Space station

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The International Space Station on March 7, 2011, captured from the Space Shuttle Discovery
Model of the Chinese space station Tiangong 2 with the spaceship Shenzhou 11
The Russian Mir space station in 1998
Skylab , the only US space station to date, in 1974
The Soviet space station Salyut 7 with the Soyuz spaceship attached

Space stations are spacecraft that are mostly in the orbit of a celestial body and allow people to live on them for a long time. Since they themselves do not have a propulsion system for locomotion or landing equipment, they are dependent on spacecraft for transport. Room laboratories are a sub-form of space stations .


The technical challenge when operating a space station is, above all, supplying the crew. Due to the high costs of transport, systems had to be developed that allow the operation of a space station to be largely self-sufficient, i.e. H. in a closed circuit. Great progress has been made, especially in the treatment of water and air.

The orbit around the earth is not stable at a height of 300 kilometers, as a very thin earth atmosphere constantly slows down the space stations. Without regular thrust into higher orbits, space stations would therefore re-enter the earth's atmosphere after a few months or years. The gravity of other celestial bodies could also disturb the orbit of a space station. Space stations therefore need a constant supply, especially of fuel for course correction.

The space stations in detail

The first space station was the Soviet Salyut 1 in 1971 . One of the most important space stations was the Soviet Mir station , which was gradually expanded and used for almost 15 years. With the ISS , a space station is now permanently manned in international cooperation.

To date, thirteen space stations have been put into orbit, eleven of which have been manned:

Surname begin crash Number of
long-term crews
in kg b)
Salyut 1 April 19, 1971 October 11, 1971 1 0024 018,500 All three crew members died on the return flight in Soyuz 11 upon re-entry.
Salyut 2 3rd April 1973 May 28, 1973 0 0000 018,500 Loss of pressure and instrument failure caused the station to crash prematurely
Cosmos 557 May 11, 1973 May 22, 1973 0 0000 019,400 did not reach a stable orbit
Skylab May 14, 1973 July 11, 1979 3 0171 077,088 so far the only purely US space station
Salyut 3 June 24, 1974 January 24, 1975 1 0015th 018,500  
Salyut 4 December 26, 1974 2nd February 1977 2 0092 018,500  
Salyut 5 June 22, 1976 August 8, 1977 2 0067 019,000  
Salyut 6 29th September 1977 July 29, 1982 6th 0683 019,824 first refuelable space station
Salyut 7 April 19, 1982 February 7, 1991 5 0816 018,900  
Me February 19, 1986 March 23, 2001 28 4594 124,340 largest Russian space station to date
ISS November 20, 1998 (still in orbit) so far 65 7471 a) 455,000 under international cooperation, four Russian modules are still missing ( Nauka , two Science Power Modules and a small coupling module )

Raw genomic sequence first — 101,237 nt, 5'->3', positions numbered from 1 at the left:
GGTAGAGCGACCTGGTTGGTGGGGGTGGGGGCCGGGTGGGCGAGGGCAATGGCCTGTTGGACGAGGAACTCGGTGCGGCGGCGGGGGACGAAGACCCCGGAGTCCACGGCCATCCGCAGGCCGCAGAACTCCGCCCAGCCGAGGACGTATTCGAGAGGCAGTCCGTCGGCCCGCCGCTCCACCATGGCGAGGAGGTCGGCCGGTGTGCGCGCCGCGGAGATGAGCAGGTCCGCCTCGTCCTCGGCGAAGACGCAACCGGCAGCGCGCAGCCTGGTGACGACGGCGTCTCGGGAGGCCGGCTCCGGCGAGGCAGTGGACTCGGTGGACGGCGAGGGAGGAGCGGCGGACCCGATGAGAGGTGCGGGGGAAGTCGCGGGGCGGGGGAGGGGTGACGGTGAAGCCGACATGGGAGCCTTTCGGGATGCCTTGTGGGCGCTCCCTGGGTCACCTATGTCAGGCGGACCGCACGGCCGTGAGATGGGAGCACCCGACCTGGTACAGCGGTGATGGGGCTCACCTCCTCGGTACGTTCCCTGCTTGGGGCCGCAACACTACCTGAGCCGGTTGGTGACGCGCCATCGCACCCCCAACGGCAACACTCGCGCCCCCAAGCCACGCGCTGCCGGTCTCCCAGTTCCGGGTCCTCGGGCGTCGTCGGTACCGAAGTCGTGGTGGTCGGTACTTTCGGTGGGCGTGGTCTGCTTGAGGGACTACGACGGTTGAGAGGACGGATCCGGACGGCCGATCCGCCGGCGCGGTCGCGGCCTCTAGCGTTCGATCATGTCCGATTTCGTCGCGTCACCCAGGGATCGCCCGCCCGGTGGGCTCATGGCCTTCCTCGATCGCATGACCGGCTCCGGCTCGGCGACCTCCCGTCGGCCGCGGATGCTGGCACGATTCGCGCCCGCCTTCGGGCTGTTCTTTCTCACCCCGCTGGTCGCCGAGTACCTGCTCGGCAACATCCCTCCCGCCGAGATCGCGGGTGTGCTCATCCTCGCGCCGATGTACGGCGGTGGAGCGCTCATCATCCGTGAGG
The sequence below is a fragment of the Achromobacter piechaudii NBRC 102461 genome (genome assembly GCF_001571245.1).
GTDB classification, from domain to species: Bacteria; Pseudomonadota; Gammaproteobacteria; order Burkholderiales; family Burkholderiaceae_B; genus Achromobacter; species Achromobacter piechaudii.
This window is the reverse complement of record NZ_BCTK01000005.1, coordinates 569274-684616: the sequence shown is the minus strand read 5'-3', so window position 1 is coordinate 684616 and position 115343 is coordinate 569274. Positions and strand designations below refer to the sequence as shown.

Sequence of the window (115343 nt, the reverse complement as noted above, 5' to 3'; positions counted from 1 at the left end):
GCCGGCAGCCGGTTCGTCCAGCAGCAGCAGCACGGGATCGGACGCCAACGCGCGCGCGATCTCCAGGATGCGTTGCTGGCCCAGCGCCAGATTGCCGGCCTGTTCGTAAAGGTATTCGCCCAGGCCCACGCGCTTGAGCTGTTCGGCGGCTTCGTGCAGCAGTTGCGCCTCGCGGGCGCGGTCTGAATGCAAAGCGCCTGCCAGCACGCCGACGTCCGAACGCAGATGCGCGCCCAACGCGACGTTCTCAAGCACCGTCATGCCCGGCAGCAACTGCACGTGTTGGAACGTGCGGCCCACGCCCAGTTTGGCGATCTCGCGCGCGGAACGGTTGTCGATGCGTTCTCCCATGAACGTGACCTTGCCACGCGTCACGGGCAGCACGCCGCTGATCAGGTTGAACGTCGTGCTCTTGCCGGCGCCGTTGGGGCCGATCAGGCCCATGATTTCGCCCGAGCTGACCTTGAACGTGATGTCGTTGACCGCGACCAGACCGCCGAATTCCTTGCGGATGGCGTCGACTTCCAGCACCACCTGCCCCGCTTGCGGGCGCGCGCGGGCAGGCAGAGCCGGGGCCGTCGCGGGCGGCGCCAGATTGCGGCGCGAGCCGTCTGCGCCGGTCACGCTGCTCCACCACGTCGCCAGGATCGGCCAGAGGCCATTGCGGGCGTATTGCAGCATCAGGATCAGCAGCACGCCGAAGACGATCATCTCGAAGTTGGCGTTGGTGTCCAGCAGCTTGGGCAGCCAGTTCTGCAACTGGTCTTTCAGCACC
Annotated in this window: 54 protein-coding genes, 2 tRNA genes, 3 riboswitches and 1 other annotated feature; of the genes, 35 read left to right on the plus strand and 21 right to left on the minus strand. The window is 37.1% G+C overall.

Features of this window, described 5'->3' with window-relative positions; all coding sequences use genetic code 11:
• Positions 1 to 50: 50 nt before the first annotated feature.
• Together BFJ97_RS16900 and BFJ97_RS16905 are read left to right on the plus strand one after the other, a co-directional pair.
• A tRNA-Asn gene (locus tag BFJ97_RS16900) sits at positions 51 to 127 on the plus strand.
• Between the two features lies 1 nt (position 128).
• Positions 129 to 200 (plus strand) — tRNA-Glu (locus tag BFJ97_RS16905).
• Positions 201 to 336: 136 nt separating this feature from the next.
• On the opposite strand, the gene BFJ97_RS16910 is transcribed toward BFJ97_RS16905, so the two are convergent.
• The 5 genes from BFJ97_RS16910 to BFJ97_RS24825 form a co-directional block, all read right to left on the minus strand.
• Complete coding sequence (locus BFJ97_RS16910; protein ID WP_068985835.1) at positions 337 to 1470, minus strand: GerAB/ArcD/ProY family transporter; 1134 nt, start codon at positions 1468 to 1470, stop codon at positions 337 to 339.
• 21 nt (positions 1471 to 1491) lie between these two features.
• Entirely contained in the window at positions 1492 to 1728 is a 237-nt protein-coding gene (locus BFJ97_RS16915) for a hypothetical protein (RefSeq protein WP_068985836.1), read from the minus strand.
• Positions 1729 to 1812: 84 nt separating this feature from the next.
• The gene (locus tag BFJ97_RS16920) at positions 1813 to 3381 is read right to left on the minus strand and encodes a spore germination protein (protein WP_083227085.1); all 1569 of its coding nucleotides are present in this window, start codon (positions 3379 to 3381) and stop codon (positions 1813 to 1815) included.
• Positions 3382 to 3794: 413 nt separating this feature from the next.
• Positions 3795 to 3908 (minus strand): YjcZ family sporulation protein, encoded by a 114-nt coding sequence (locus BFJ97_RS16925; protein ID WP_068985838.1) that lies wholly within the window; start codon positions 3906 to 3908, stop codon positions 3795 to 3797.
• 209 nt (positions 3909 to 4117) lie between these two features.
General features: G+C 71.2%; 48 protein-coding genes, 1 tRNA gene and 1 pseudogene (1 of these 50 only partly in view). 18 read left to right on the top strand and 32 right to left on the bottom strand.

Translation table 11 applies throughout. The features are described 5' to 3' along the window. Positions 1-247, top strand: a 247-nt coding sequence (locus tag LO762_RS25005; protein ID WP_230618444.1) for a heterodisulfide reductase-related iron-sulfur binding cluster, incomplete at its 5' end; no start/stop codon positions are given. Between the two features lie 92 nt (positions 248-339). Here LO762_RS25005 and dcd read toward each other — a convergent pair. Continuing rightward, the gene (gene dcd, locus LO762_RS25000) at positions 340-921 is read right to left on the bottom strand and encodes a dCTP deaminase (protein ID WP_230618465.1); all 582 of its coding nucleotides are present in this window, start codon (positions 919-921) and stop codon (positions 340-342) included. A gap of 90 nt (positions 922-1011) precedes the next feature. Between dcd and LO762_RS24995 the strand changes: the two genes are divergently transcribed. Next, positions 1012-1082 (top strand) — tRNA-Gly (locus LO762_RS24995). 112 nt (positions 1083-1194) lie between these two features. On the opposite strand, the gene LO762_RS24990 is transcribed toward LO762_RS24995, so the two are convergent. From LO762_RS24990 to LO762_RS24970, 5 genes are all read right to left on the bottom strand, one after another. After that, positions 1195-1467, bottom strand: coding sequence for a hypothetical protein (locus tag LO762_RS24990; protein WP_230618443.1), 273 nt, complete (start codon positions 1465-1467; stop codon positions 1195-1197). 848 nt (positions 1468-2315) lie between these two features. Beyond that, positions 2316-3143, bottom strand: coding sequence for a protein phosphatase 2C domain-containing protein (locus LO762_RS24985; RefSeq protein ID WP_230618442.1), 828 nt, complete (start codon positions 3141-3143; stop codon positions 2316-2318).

Tiangong 1 September 29, 2011 April 2, 2018 2 0021 008,506 first Chinese space station
Tiangong 2 15th September 2016 19th July 2019 1 0030th 008,600
a As of April 17, 2021
b partially rounded or estimated

Planned space stations

According to the plans of the Chinese space organization CNSA, a permanently manned space station is to follow as the successor to Tiangong 1 and Tiangong 2 by 2022 . NASA wants to operate the Lunar Orbital Platform-Gateway space station with the ISS partners from 2024 . India is planning its own space station for around 2030.

Possible future development

Future space stations could be positioned at a greater distance from the earth in one of the Lagrange points of the earth-moon system. The Lagrange points L 4 and L 5 enable the space station to have a much more stable orbit, which would significantly reduce the necessary course corrections and thus fuel consumption. However, the intensity of cosmic rays is considerably greater at a greater distance from the earth, because there is no protection from the earth's magnetosphere . For such a space station it would be necessary to take special precautions for radiation protection .

One possible concept for future space stations would be the O'Neill colonies , for example .

See also


  • Philip Baker: The Story of Manned Space Stations - An Introduction. Springer, Berlin 2007, ISBN 978-0-387-30775-6 .
  • Roger D. Launius: Space station - base camps to the stars. Smithonian, Washington DC 2003, ISBN 1-58834-120-8 .
  • Ernst Messerschmid et al .: Space Stations - Systems and Utilization. Springer, Berlin 1999, ISBN 978-3-642-08479-9 .

Web links

Wiktionary: space station  - explanations of meanings, word origins, synonyms, translations
Commons : space stations  - collection of images, videos and audio files

Individual evidence

  1. Tiangong 1 burns up in the earth's atmosphere. Süddeutsche Zeitung, April 2, 2018, accessed on April 2, 2018 .
  2. Chinese space station "Tiangong-2" over the South Pacific burned up in the atmosphere. July 19, 2019. Retrieved July 19, 2019 .
  3. China to Launch Tiangong-2 Space Lab in 2016: Astronaut., September 10, 2014, accessed September 11, 2014 .
  4. China plans to launch core module of space station around 2018. People's Daily Online, April 21, 2016, accessed September 15, 2016 .
  5. Huma Siddiqui: India to have its own space station! ISRO plans to take historic leap. In: The Hindu . June 13, 2019, accessed June 13, 2019 .